Small change for a sea change

Most of us were lucky enough as children to be given pocket money. What was pocket money for you as a child is small change now. It can help us give our children experiences and support that will create a sea change in their childhood.

Norrie Kerr

My pocket money story

I can’t actually remember when I started getting pocket money, it seems a life time ago (now a grumpy old man of 61 ½). It must have been when I was around 9 or 10 years old, I remember my uncle Norman (I was named after both him and my Grandpa Norman) slipping me a Florin every week when he thought no one was looking. Yes, a real whole Florin to myself, can you imagine that? Can you remember what a Florin was? Yes, of course it was sixpence short of a Half Crown. Still not ringing any bells? Well, it was two shillings, 24 pence in old money. There were 5 Florins in a pound so it was worth 20 pence in today’s money. So what did I spend my new found wealth on? Easy, comics - the Beano, the Dandy and the like, often with free gifts like flying saucers or bang making machines. Then, when I was a little older, Commando comics and even some of the exciting American comics telling tales of the original Batman and Superman. When I was old enough, I used to be allowed to take the bus into town with friends and spend hours in a comic shop that specialised in American comics. I’m sure the guy who ran it used to think we would never actually buy anything, just spend hours reading his stock, but we always did.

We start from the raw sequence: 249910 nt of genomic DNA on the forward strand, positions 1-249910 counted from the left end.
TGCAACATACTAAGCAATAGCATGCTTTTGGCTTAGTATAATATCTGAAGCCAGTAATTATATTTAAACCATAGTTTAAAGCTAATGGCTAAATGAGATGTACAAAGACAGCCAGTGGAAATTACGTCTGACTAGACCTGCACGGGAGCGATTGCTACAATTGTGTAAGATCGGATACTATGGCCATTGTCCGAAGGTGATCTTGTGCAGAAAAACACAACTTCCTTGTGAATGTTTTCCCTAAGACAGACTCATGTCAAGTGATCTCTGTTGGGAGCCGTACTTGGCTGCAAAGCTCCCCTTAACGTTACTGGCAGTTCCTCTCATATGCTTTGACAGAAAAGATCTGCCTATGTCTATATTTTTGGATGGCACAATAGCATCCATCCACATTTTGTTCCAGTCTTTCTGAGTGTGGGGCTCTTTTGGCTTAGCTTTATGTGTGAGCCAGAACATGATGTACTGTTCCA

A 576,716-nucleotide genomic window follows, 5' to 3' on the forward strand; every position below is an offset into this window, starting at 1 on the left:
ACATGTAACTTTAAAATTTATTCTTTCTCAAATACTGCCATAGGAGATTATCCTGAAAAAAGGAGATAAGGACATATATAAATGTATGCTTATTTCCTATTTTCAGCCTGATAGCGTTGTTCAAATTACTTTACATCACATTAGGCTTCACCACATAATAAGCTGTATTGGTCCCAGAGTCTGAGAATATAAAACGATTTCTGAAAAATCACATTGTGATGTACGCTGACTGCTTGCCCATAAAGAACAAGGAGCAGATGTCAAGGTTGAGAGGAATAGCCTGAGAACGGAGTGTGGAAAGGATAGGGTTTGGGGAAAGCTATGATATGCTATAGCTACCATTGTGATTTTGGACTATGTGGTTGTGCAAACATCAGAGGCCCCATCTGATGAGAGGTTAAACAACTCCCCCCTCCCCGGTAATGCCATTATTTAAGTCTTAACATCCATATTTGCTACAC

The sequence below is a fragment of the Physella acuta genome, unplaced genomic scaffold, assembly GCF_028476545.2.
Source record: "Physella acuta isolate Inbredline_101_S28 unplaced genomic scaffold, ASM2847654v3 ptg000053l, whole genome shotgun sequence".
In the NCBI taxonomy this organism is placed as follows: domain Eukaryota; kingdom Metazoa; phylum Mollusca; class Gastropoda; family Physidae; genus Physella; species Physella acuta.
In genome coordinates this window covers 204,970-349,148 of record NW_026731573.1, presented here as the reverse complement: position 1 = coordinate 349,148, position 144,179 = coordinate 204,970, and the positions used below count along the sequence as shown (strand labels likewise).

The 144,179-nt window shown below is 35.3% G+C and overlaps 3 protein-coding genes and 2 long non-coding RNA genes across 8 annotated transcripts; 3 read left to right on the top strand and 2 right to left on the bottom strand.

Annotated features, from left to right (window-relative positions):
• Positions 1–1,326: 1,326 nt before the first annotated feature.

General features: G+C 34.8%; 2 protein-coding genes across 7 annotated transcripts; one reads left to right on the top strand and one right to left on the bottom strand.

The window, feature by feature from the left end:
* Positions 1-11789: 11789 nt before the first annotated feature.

I also remember being out on the street in front of my home at night with friends sitting under the street lamp reading each other’s comics and swapping them around till they were all read over and over again. I suppose that’s where my love of reading comes from. As a teenager the pocket money was supplemented by a paper round that helped buy records, Manfred Mann to start with then Led Zeppelin and Uriah Heep (much to the dismay of my parents).
Pocket money was great and it also taught me how to budget, you still had to be able to buy the odd sweet or two from the penny tray in the local shop on a Friday before getting your pocket money on a Saturday. Even a bag of chips from the local chippie on the way home from Friday night Boys Brigade had to be saved for. My parents never let me take it for granted that if something was more than the worth of my pocket money that they would throw in a few extra pence or shillings to get me a toy. If I wanted it then I had to save up for it and amazingly that must have three or four weeks later often went completely out of my mind despite having saved up for it, did I really want it or was the latest record or book from a favourite author coming along.
Fond memories of pocket money and as a fairly new Grandpa myself I’m sure it’s a topic I’ll be returning to before too long.

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